Shabbat Parashat Beshalach-Tu Bishvat | 5764
Ask the Rabbi
Question: Many schools have charity auctions at which the parents solicit gifts from merchants, which are then auctioned. Is it wrong to “compel” merchants to contribute by implying that refusal will hurt their business? Shouldn’t the parents buy the items for the school?
Answer: Let us first assume that the parents are, in effect, compelling one to give the donation. In theory, the gemara says that one who pressures others into giving tzedaka is greater than the one who actually gives it (Bava Batra 9a). However, that it is only assuming that the donator was obligated to be giving that tzedaka and was reluctant to do so. One who pressures someone who can truly not afford to give tzedaka into giving is liable to be Divinely punished (Shulchan Aruch, YD 248:7).
In any case, a group of parents has no right to compel a storeowner to make a donation to the institution of their choice. Who says that he doesn’t have other places to give his donations? Who says he hasn’t given enough tzedaka already? If he is not Jewish, he doesn’t have an obligation to give tzedaka at all. And who are they to make these decisions anyway, all the more so when they have personal interests in the matter?
On the other hand, it’s hard to believe that parents can really coerce a merchant to donate. They could put some type of psychological pressure on, but the matter would still remain his own decision. This being said, any type of significant, negative pressure would be inappropriate at best.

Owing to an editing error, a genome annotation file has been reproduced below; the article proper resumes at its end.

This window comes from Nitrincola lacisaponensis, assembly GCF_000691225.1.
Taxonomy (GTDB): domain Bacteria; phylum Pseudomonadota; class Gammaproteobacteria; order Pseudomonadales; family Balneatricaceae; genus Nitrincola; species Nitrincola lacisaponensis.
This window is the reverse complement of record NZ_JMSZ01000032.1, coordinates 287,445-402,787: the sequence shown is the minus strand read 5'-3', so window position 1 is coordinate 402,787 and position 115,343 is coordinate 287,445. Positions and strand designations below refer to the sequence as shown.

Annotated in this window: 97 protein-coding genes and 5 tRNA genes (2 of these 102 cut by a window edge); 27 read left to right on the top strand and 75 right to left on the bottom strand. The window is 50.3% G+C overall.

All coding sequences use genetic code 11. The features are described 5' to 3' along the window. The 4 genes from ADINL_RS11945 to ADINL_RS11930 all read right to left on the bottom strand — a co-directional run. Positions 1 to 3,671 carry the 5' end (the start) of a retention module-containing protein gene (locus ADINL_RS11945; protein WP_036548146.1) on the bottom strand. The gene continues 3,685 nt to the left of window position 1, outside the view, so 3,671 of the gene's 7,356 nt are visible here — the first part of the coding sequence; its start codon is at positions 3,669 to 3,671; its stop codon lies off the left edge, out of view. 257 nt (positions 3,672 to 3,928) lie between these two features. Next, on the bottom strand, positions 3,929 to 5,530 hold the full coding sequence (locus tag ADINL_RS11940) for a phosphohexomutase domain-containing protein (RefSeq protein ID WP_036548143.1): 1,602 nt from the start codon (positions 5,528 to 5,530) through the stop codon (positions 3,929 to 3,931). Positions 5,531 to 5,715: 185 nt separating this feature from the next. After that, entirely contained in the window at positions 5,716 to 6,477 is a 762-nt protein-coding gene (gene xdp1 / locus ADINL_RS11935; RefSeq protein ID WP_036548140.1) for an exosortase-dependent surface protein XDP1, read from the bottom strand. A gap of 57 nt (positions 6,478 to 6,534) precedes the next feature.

Usually, in this type of scenario, the incentive to give is positive. In other words, the storeowner is interested in creating or maintaining good-will and respect with the community of potential customers. Just as customers can ask for courteous treatment, they can ask for generosity, with the decision remaining his own. Those who contribute are often publicly acknowledged, so that they gain something from their donation. The actual cost to the donor is less than the retail value, and it may be possible to get a tax break. If these are the conditions, there should not be halachic or ethical problems in soliciting the donations. Of course, the solicitor should conduct himself in a manner that preserves the honor of a Torah lifestyle.
Regarding the parents, they have more of an obligation to assist the school that educates their children than others do. But given the high cost of Jewish education, it is unrealistic for many of them to contribute more than the tuition they already pay.
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